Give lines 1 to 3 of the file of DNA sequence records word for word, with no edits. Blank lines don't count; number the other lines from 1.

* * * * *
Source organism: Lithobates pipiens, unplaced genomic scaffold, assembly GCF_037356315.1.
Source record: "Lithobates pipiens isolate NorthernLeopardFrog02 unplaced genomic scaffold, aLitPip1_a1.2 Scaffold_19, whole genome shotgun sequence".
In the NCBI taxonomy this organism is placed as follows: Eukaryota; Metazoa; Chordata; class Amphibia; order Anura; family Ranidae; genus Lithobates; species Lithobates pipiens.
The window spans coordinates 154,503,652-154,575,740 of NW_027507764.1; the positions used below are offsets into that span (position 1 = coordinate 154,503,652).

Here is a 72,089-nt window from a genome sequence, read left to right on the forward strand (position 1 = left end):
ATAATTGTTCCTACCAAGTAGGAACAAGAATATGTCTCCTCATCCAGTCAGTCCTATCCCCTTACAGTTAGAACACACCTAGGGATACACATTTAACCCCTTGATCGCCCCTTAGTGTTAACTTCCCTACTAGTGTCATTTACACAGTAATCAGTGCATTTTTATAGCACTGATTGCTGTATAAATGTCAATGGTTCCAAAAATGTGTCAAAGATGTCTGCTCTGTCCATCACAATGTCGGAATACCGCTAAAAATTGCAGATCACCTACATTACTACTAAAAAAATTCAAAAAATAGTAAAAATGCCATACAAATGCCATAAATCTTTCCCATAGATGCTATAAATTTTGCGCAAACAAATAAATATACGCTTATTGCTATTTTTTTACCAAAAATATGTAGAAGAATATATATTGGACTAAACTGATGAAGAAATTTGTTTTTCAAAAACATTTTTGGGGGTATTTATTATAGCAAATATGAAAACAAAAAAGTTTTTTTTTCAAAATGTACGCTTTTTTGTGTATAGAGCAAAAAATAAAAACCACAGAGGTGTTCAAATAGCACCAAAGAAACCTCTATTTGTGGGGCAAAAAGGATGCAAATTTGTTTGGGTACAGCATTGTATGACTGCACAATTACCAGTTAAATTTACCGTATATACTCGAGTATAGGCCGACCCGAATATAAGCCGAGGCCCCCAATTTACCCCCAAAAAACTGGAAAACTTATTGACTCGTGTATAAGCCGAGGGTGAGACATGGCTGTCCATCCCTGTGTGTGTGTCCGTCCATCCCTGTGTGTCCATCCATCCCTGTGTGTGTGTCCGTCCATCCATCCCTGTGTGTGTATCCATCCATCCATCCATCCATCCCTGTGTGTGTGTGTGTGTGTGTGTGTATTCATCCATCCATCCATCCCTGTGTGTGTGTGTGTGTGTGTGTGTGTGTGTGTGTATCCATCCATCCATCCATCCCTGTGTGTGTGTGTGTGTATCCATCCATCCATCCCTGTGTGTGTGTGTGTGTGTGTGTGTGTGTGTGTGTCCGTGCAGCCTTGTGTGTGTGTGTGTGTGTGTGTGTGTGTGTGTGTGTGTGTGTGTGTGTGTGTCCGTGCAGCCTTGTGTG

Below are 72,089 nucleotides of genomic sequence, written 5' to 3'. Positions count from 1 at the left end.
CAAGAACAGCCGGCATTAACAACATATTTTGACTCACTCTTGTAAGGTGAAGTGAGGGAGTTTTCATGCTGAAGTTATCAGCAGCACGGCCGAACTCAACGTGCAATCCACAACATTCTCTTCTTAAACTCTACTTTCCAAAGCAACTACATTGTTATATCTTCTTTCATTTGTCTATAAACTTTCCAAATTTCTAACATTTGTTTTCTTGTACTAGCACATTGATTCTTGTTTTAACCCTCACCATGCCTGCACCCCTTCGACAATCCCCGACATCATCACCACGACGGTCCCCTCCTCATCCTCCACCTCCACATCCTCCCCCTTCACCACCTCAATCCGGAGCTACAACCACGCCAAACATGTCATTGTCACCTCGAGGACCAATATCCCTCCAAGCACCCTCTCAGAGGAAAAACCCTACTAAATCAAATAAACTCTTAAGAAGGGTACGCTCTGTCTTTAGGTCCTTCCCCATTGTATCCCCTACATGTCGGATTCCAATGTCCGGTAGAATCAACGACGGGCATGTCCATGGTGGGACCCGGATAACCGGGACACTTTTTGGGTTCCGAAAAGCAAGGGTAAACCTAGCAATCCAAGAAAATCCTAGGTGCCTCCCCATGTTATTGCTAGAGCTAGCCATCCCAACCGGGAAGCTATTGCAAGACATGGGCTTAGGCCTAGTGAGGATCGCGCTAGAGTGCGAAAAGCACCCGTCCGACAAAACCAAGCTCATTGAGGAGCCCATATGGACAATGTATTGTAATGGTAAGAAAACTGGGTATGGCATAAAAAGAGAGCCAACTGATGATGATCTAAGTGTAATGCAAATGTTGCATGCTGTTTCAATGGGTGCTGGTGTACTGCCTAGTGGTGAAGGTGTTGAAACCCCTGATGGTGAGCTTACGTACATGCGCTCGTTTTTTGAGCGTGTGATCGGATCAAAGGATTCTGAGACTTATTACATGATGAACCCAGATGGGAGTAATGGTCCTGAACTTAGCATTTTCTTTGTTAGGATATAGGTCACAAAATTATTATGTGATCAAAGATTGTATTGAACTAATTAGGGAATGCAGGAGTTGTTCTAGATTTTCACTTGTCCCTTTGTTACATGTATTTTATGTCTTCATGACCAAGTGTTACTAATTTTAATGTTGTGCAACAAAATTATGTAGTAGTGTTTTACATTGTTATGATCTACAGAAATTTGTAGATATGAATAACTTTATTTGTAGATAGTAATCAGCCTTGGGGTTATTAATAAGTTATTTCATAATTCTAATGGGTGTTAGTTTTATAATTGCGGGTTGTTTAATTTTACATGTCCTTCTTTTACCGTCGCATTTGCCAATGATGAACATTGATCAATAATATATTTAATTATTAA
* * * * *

Source organism: Lithobates pipiens, unplaced genomic scaffold, assembly GCF_037356315.1.
Source record: "Lithobates pipiens isolate NorthernLeopardFrog02 unplaced genomic scaffold, aLitPip1_a1.2 Scaffold_19, whole genome shotgun sequence".
In the NCBI taxonomy this organism is placed as follows: Eukaryota; Metazoa; Chordata; class Amphibia; order Anura; family Ranidae; genus Lithobates; species Lithobates pipiens.